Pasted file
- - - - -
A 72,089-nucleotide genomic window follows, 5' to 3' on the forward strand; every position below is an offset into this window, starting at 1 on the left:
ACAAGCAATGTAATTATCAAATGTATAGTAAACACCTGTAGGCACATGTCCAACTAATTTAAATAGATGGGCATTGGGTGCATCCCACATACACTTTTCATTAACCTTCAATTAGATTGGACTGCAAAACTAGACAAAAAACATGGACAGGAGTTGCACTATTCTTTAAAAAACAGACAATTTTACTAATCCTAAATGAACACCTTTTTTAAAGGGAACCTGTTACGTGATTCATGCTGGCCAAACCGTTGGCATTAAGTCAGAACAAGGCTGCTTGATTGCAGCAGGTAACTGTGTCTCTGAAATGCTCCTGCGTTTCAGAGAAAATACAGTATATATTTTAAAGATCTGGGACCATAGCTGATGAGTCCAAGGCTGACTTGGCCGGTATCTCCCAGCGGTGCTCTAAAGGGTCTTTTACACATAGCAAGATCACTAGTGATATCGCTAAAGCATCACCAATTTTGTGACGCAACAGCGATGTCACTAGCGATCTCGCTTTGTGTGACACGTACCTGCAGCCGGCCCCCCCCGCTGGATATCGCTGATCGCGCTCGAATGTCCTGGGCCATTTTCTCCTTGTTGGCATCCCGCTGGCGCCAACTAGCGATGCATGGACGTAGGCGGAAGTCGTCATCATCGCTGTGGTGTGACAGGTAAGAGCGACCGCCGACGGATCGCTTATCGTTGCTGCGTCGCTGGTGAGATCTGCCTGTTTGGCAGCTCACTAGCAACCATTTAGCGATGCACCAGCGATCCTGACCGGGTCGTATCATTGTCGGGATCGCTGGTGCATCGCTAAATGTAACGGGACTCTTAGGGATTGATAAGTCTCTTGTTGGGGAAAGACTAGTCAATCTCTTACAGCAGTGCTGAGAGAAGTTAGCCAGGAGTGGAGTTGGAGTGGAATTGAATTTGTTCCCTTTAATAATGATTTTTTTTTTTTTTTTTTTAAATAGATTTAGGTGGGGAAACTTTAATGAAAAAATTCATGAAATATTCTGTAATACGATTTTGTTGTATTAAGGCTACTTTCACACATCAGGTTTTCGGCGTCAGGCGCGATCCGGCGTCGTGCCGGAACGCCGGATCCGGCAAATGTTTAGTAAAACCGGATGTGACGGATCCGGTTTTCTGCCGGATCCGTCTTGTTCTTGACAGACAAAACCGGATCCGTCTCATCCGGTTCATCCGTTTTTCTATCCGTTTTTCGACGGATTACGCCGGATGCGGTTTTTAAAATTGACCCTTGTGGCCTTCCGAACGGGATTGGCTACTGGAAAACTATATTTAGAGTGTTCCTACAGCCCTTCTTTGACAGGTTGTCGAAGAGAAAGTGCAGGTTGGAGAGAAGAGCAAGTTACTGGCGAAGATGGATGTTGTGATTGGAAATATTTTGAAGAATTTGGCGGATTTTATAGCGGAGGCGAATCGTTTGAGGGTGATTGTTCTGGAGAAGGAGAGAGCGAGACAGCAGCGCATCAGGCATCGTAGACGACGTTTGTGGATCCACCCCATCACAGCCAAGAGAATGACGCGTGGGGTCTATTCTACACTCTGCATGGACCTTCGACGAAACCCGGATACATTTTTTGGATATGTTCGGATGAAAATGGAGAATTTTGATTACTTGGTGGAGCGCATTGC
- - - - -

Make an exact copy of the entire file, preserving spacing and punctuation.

A 72,089-nucleotide genomic window follows, 5' to 3' on the forward strand; every position below is an offset into this window, starting at 1 on the left:
ACAAGCAATGTAATTATCAAATGTATAGTAAACACCTGTAGGCACATGTCCAACTAATTTAAATAGATGGGCATTGGGTGCATCCCACATACACTTTTCATTAACCTTCAATTAGATTGGACTGCAAAACTAGACAAAAAACATGGACAGGAGTTGCACTATTCTTTAAAAAACAGACAATTTTACTAATCCTAAATGAACACCTTTTTTAAAGGGAACCTGTTACGTGATTCATGCTGGCCAAACCGTTGGCATTAAGTCAGAACAAGGCTGCTTGATTGCAGCAGGTAACTGTGTCTCTGAAATGCTCCTGCGTTTCAGAGAAAATACAGTATATATTTTAAAGATCTGGGACCATAGCTGATGAGTCCAAGGCTGACTTGGCCGGTATCTCCCAGCGGTGCTCTAAAGGGTCTTTTACACATAGCAAGATCACTAGTGATATCGCTAAAGCATCACCAATTTTGTGACGCAACAGCGATGTCACTAGCGATCTCGCTTTGTGTGACACGTACCTGCAGCCGGCCCCCCCCGCTGGATATCGCTGATCGCGCTCGAATGTCCTGGGCCATTTTCTCCTTGTTGGCATCCCGCTGGCGCCAACTAGCGATGCATGGACGTAGGCGGAAGTCGTCATCATCGCTGTGGTGTGACAGGTAAGAGCGACCGCCGACGGATCGCTTATCGTTGCTGCGTCGCTGGTGAGATCTGCCTGTTTGGCAGCTCACTAGCAACCATTTAGCGATGCACCAGCGATCCTGACCGGGTCGTATCATTGTCGGGATCGCTGGTGCATCGCTAAATGTAACGGGACTCTTAGGGATTGATAAGTCTCTTGTTGGGGAAAGACTAGTCAATCTCTTACAGCAGTGCTGAGAGAAGTTAGCCAGGAGTGGAGTTGGAGTGGAATTGAATTTGTTCCCTTTAATAATGATTTTTTTTTTTTTTTTTTTAAATAGATTTAGGTGGGGAAACTTTAATGAAAAAATTCATGAAATATTCTGTAATACGATTTTGTTGTATTAAGGCTACTTTCACACATCAGGTTTTCGGCGTCAGGCGCGATCCGGCGTCGTGCCGGAACGCCGGATCCGGCAAATGTTTAGTAAAACCGGATGTGACGGATCCGGTTTTCTGCCGGATCCGTCTTGTTCTTGACAGACAAAACCGGATCCGTCTCATCCGGTTCATCCGTTTTTCTATCCGTTTTTCGACGGATTACGCCGGATGCGGTTTTTAAAATTGACCCTTGTGGCCTTCCGAACGGGATTGGCTACTGGAAAACTATATTTAGAGTGTTCCTACAGCCCTTCTTTGACAGGTTGTCGAAGAGAAAGTGCAGGTTGGAGAGAAGAGCAAGTTACTGGCGAAGATGGATGTTGTGATTGGAAATATTTTGAAGAATTTGGCGGATTTTATAGCGGAGGCGAATCGTTTGAGGGTGATTGTTCTGGAGAAGGAGAGAGCGAGACAGCAGCGCATCAGGCATCGTAGACGACGTTTGTGGATCCACCCCATCACAGCCAAGAGAATGACGCGTGGGGTCTATTCTACACTCTGCATGGACCTTCGACGAAACCCGGATACATTTTTTGGATATGTTCGGATGAAAATGGAGAATTTTGATTACTTGGTGGAGCGCATTGC